For the past 10 years, Ann Cavoukian, coauthor with Don Tapscott of Who Knows: Safeguarding Your Privacy in a Networked World (McGraw-Hill, 1997), has been assistant commissioner of the Information and Privacy Commission for the province of Ontario, Canada. Among other things, Cavoukian's commission ensures that the provincial and municipal governments of Ontario don't abuse the data entrusted to them by the public. In Who Knows, she argues that companies should uphold a customer's privacy not only because of a legal or moral obligation but because it makes good business sense. She recently spoke with Inc. Technology about how small companies can protect customer data.
On protecting customers' data:
Most privacy laws in North America apply only to governments and not to the private sector. That means companies must be responsible enough to create their own privacy codes. The most crucial elements of any code are that it clearly state that the company will inform customers of how their personal information could be used, and that it provide customers with a chance to revoke their consent when the information is used for other purposes. In other words, you may sell your customers' names and addresses only if you have informed consent. Once you have defined a policy, make sure you communicate it to your employees via E-mail or intranet and physically post it at cash registers or other open places.
On the benefits of a privacy code:
Businesspeople traditionally rail against the notion of privacy legislation, claiming that it impedes free enterprise. But that's not necessarily true. When Quebec recently extended its privacy laws to the private sector, businesses were not crippled, as many feared. In fact, privacy codes may actually help you gain customer trust and loyalty. Some companies have even found that privacy protection is a cost-reduction tool. Companies often have archaic information practices, and they collect a good deal of information from their customers that they just don't need. A company that begins to scrutinize its information holdings from a privacy perspective may discover that it can save valuable computer processing time and memory. And it might also find that its employees will be more efficient if it doesn't have to collect data that never gets used.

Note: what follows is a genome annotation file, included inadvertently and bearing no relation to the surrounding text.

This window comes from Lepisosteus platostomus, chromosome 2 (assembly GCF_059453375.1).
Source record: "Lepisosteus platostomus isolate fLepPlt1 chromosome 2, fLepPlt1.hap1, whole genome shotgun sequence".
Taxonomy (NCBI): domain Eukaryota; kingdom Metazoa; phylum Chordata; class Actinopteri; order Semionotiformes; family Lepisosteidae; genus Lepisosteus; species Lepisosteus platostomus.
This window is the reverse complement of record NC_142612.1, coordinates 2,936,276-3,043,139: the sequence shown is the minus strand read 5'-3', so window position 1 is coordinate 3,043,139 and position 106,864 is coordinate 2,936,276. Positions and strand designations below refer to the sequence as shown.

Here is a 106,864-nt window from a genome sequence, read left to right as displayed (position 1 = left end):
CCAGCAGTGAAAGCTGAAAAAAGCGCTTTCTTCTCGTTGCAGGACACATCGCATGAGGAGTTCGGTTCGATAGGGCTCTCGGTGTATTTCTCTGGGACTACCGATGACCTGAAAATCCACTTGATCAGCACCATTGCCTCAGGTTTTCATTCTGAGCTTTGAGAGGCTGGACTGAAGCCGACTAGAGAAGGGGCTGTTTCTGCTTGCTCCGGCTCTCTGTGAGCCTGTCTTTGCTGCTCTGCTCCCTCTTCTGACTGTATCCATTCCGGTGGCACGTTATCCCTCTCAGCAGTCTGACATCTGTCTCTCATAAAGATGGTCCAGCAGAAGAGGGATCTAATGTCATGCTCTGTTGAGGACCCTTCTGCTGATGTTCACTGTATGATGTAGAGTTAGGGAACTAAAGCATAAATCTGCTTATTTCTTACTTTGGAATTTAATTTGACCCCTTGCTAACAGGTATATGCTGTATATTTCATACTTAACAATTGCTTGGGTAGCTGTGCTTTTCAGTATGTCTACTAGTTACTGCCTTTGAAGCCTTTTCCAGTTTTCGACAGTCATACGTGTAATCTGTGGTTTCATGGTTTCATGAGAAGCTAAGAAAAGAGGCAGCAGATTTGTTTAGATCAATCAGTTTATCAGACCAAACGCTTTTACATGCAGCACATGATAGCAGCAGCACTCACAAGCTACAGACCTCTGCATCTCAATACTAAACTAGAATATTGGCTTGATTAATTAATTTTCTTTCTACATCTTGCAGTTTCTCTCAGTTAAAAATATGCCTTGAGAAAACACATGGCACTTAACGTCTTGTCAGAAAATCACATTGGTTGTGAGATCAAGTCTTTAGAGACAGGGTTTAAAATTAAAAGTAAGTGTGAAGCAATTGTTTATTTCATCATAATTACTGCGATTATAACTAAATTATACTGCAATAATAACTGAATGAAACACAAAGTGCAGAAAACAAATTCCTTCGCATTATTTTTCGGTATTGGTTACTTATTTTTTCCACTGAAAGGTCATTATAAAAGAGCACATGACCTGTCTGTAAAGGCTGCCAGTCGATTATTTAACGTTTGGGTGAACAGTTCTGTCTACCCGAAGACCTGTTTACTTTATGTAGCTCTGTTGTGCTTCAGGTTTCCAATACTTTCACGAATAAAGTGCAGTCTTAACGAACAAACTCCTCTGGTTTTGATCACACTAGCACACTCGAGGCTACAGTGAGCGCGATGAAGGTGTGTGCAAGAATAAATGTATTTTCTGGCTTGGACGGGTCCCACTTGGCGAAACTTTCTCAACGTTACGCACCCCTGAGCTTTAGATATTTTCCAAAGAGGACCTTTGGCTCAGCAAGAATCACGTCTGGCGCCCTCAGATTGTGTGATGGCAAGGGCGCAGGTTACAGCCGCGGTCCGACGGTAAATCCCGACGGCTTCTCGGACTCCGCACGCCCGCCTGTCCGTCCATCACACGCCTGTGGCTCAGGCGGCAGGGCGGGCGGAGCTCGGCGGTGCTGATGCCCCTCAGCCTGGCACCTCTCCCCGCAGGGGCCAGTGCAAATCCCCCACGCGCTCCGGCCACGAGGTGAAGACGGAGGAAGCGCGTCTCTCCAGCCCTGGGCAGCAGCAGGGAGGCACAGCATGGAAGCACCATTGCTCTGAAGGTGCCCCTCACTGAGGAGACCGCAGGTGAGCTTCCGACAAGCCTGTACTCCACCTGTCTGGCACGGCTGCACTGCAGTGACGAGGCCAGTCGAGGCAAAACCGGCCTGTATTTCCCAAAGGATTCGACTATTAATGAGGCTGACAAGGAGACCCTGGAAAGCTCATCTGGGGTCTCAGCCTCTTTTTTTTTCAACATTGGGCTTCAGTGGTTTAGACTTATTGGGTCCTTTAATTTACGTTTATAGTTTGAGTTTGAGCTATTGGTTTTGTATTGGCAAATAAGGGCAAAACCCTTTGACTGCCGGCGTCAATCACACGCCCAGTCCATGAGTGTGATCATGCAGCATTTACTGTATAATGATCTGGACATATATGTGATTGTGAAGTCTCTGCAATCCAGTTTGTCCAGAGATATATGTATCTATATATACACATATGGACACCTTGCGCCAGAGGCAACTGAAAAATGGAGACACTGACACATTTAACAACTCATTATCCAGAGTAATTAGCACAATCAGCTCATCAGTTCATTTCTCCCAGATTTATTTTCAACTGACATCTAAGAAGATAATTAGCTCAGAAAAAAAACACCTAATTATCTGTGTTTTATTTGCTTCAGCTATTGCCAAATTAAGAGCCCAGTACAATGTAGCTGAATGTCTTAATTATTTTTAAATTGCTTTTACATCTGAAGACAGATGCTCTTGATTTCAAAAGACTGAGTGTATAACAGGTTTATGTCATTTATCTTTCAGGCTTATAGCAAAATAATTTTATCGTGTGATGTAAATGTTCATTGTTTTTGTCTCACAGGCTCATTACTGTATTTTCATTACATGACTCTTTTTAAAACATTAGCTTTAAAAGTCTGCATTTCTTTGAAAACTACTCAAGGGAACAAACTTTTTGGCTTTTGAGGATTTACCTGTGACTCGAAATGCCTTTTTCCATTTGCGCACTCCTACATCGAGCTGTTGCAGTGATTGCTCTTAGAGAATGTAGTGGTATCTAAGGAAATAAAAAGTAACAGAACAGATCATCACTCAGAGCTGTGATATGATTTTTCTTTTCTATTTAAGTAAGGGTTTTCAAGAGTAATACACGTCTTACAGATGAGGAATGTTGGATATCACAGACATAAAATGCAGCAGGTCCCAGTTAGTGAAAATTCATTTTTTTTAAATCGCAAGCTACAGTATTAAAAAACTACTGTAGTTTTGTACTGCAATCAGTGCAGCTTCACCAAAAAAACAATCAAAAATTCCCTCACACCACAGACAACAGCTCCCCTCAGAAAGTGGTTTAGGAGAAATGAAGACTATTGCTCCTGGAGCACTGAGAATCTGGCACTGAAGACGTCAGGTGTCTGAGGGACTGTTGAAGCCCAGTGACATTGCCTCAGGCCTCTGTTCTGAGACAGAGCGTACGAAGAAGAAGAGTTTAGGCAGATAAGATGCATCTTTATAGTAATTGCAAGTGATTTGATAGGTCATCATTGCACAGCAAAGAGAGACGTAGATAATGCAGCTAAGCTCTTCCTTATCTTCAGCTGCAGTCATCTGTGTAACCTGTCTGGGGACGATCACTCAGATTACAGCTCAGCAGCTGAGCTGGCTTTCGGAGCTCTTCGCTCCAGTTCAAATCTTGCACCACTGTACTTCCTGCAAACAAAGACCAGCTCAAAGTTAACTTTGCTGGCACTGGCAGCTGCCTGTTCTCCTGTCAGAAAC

On the fallout from violating privacy:
In the next five years, we are going to see a much more militant group of consumers, who will demand to know how their personal information is used and what sorts of electronic security systems have been installed to protect that data. We are already beginning to see more consumer lawsuits. Consider the consumer in San Diego who sued Computer City. When the buyer paid for his original purchase, he saw the clerk typing his name and address into the computer. When he asked if his name was going to be added to a mailing list, the clerk replied: "No." The man then wrote on the back of his check that he would sue for a particular amount if Computer City violated the agreement not to place his name on any mailing list. When he received mailings from the company, he sued and ultimately won. The judge ruled that the check had been transformed into a contract that the company subsequently violated.
Gimme a Break
Hoping to cash in on all the hype surrounding repetitive stress injury (RSI), Vanity Software Publishing (Toronto, 800-643-2881) developed ErgoBreak for Office. This graphically pleasing program reminds you periodically to quit pounding on the keyboard and then leads you through 20 stretching exercises aimed at combatting RSI.
But while ErgoBreak claims to entertain, it does little more than take you through the motions--and boring motions at that. At preset intervals, one of five cartoon characters pops up under the words, "Watch me first." The guide then leads you through exercises designed to stretch out body parts that have ostensibly gone numb from repetitive actions, such as mouse maneuvering. One such exercise is the "wrist nod," wherein you're asked to clasp your hands behind your head and stick out your chest. If you're feeling really daring, you might try the peek-a-boo exercise, as I like to call it. This exercise involves covering your eyes with your hands for 20 seconds, and then uncovering them. Yes, that's it.
Despite the fact that I obsess over RSI as much as the next person, I think I'll stick to my regular coffee breaks to fight it. During these breaks, I get up from my chair (great for the legs). Then I put on my coat (this stretches the arms) and head outside (sunlight is great for soothing monitor-weary eyes). I proceed to walk to the local coffee shop (by now I'm into heavy aerobic exercise) and get a grande iced mocha (stirring the ice really loosens the wrist). By the time I return, I've done my part to fight RSI and gotten a little buzz (the entertaining part of the break). As cute as ErgoBreak's cartoon characters are, I'll take the $3.49 iced mocha break over the $47 ErgoBreak anytime. --Sarah Schafer
Plugged in to the Peter Principle
Want to get back at your IT people for all the frustration they've caused you? It's easy. Promote them.